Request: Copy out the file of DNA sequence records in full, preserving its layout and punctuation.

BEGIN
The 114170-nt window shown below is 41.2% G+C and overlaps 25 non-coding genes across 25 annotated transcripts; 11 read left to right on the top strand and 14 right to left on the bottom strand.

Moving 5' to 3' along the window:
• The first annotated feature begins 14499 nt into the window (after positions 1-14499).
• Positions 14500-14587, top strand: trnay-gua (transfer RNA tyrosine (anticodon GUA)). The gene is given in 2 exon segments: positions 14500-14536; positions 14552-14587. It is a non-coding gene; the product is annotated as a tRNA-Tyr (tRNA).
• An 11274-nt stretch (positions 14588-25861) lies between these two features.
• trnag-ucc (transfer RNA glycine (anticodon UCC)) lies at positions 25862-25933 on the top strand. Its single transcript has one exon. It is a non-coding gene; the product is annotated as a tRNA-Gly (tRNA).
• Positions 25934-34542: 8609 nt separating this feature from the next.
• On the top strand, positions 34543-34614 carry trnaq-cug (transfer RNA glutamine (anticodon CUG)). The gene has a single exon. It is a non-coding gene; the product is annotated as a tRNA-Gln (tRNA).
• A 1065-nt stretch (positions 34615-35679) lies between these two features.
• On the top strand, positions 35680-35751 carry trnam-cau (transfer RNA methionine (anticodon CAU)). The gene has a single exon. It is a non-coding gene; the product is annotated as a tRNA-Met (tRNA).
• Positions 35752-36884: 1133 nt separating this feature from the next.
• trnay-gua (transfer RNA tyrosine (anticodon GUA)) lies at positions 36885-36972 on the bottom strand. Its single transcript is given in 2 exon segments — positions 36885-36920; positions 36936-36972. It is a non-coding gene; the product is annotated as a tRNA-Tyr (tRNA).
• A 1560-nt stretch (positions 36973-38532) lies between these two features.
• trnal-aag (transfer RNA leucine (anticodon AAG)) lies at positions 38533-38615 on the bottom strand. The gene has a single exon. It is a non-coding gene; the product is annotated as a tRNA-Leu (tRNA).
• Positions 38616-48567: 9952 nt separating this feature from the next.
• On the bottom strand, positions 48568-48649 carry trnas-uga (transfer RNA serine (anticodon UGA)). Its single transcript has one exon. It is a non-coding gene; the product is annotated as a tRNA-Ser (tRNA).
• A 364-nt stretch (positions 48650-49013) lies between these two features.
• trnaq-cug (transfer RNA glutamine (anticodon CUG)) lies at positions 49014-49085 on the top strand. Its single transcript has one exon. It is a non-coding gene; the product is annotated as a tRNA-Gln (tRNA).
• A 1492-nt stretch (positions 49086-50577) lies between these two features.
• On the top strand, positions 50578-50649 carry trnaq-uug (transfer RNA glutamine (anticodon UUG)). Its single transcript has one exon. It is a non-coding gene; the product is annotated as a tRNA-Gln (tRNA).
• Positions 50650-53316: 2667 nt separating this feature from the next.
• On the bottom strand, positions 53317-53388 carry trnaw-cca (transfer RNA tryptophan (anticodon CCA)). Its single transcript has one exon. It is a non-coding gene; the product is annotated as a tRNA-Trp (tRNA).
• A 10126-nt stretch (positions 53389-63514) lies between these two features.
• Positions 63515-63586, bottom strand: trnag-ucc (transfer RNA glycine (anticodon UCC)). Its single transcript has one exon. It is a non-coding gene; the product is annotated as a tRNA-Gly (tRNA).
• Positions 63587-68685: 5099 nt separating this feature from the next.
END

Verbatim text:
The 114170-nt window shown below is 41.2% G+C and overlaps 25 non-coding genes across 25 annotated transcripts; 11 read left to right on the top strand and 14 right to left on the bottom strand.

Moving 5' to 3' along the window:
• The first annotated feature begins 14499 nt into the window (after positions 1-14499).
• Positions 14500-14587, top strand: trnay-gua (transfer RNA tyrosine (anticodon GUA)). The gene is given in 2 exon segments: positions 14500-14536; positions 14552-14587. It is a non-coding gene; the product is annotated as a tRNA-Tyr (tRNA).
• An 11274-nt stretch (positions 14588-25861) lies between these two features.
• trnag-ucc (transfer RNA glycine (anticodon UCC)) lies at positions 25862-25933 on the top strand. Its single transcript has one exon. It is a non-coding gene; the product is annotated as a tRNA-Gly (tRNA).
• Positions 25934-34542: 8609 nt separating this feature from the next.
• On the top strand, positions 34543-34614 carry trnaq-cug (transfer RNA glutamine (anticodon CUG)). The gene has a single exon. It is a non-coding gene; the product is annotated as a tRNA-Gln (tRNA).
• A 1065-nt stretch (positions 34615-35679) lies between these two features.
• On the top strand, positions 35680-35751 carry trnam-cau (transfer RNA methionine (anticodon CAU)). The gene has a single exon. It is a non-coding gene; the product is annotated as a tRNA-Met (tRNA).
• Positions 35752-36884: 1133 nt separating this feature from the next.
• trnay-gua (transfer RNA tyrosine (anticodon GUA)) lies at positions 36885-36972 on the bottom strand. Its single transcript is given in 2 exon segments — positions 36885-36920; positions 36936-36972. It is a non-coding gene; the product is annotated as a tRNA-Tyr (tRNA).
• A 1560-nt stretch (positions 36973-38532) lies between these two features.
• trnal-aag (transfer RNA leucine (anticodon AAG)) lies at positions 38533-38615 on the bottom strand. The gene has a single exon. It is a non-coding gene; the product is annotated as a tRNA-Leu (tRNA).
• Positions 38616-48567: 9952 nt separating this feature from the next.
• On the bottom strand, positions 48568-48649 carry trnas-uga (transfer RNA serine (anticodon UGA)). Its single transcript has one exon. It is a non-coding gene; the product is annotated as a tRNA-Ser (tRNA).
• A 364-nt stretch (positions 48650-49013) lies between these two features.
• trnaq-cug (transfer RNA glutamine (anticodon CUG)) lies at positions 49014-49085 on the top strand. Its single transcript has one exon. It is a non-coding gene; the product is annotated as a tRNA-Gln (tRNA).
• A 1492-nt stretch (positions 49086-50577) lies between these two features.
• On the top strand, positions 50578-50649 carry trnaq-uug (transfer RNA glutamine (anticodon UUG)). Its single transcript has one exon. It is a non-coding gene; the product is annotated as a tRNA-Gln (tRNA).
• Positions 50650-53316: 2667 nt separating this feature from the next.
• On the bottom strand, positions 53317-53388 carry trnaw-cca (transfer RNA tryptophan (anticodon CCA)). Its single transcript has one exon. It is a non-coding gene; the product is annotated as a tRNA-Trp (tRNA).
• A 10126-nt stretch (positions 53389-63514) lies between these two features.
• Positions 63515-63586, bottom strand: trnag-ucc (transfer RNA glycine (anticodon UCC)). Its single transcript has one exon. It is a non-coding gene; the product is annotated as a tRNA-Gly (tRNA).
• Positions 63587-68685: 5099 nt separating this feature from the next.